“How deep can you dive?” It’s a question frequently asked by Aquarium visitors attending one of our daily diver shows. And it prompted us to look into depths overall—specifically, what you might see at various depths in Puget Sound.
First, some perspective. The Space Needle, that towering icon of the Seattle skyline, is 650 feet tall. Puget Sound, at its lowest point just north of Seattle, is almost a full third deeper: 930 feet. And there’s plenty going on between the surface and the low point. For instance…
0–300 feet deep:
Sunlight limits bull kelp growth to depths of about 80 feet. Scuba divers are typically certified at depths down to 130 feet, but this can be increased with specialized equipment and gas mixtures. The shallow-dwelling cabezon (a cool-looking fish that lays poisonous eggs!) has been observed down to 250 feet. Sea otters can descend to depths of up to 300 feet. Marine mammals can induce bradycardia, slowing their heart rates from 55–120 beats per minute to 4–15 beats per minute to conserve oxygen while diving. In this state, their bodies shunt blood toward the brain and heart, preserving these essential functions during a deep dive. Marine mammals also collapse their lungs and store oxygen in their muscle tissue when diving, to prevent pressure-related injuries and help them sink rapidly (alcids do this too—see the next section for more details!).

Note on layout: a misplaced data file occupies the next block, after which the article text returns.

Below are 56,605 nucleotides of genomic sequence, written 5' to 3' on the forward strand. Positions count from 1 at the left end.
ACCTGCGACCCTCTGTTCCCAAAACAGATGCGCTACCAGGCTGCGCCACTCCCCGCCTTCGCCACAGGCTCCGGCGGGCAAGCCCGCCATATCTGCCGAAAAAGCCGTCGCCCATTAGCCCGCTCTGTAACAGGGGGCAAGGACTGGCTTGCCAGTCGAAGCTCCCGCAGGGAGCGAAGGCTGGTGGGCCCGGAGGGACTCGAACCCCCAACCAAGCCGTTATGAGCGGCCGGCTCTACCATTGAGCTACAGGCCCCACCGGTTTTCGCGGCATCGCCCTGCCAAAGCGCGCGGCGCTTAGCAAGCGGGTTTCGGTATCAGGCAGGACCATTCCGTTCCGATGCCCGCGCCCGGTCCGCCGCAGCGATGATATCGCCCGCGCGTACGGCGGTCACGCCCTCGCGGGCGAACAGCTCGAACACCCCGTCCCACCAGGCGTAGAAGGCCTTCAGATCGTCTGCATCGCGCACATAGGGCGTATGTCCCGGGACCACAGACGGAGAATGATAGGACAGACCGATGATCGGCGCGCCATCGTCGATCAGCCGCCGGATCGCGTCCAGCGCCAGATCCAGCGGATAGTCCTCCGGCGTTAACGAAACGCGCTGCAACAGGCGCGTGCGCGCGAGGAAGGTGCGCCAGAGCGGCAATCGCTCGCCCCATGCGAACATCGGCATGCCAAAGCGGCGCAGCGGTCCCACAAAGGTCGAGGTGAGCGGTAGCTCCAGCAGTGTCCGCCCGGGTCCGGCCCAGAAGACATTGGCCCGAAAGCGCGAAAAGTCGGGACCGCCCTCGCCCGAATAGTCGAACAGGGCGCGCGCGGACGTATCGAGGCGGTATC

300–600 feet deep:
At this range, we might find some of the same animals seen on the beach at low tide, such as the leather star. Down to 300 feet, this star can find its prey, such as anemones and sea pens. The average depth of Puget Sound, by the way, is 450 feet. Amazingly, the common murre has been documented at a depth of 492 feet below the surface. Alcids, or diving birds, have a variety of adaptations that allow them to dive deeply, including: special muscles for flattening their feathers and pushing out trapped air to reduce buoyancy; a clear nictitating membrane, or “inner eyelid” to enhance their vision underwater; and the ability to slow their heart rates during dives, reducing their need for oxygen.
600–900 feet deep:
Below 600 feet is considered “the twilight zone” because little light penetrates at this depth. Photosynthesis is not possible. You might be surprised to learn that surface-dwelling salmon can be seen at depths of up to 820 feet. They typically spend time near the surface to find their food, but may need to dive that deep to avoid becoming food themselves.
900–1,200 feet deep:
The deepest part of Puget Sound is off Point Jefferson, five miles northwest of Seattle, where the sea floor drops to 930 feet. Rockfish, on average, are found at depths of around 900 feet—but they’ve been documented well past 3,500 feet and are adapted for extreme high-pressure, low oxygen environments. Orcas average 1,000 feet.
Interested in learning more? Visit the Seattle Aquarium and don’t miss our daily diver shows!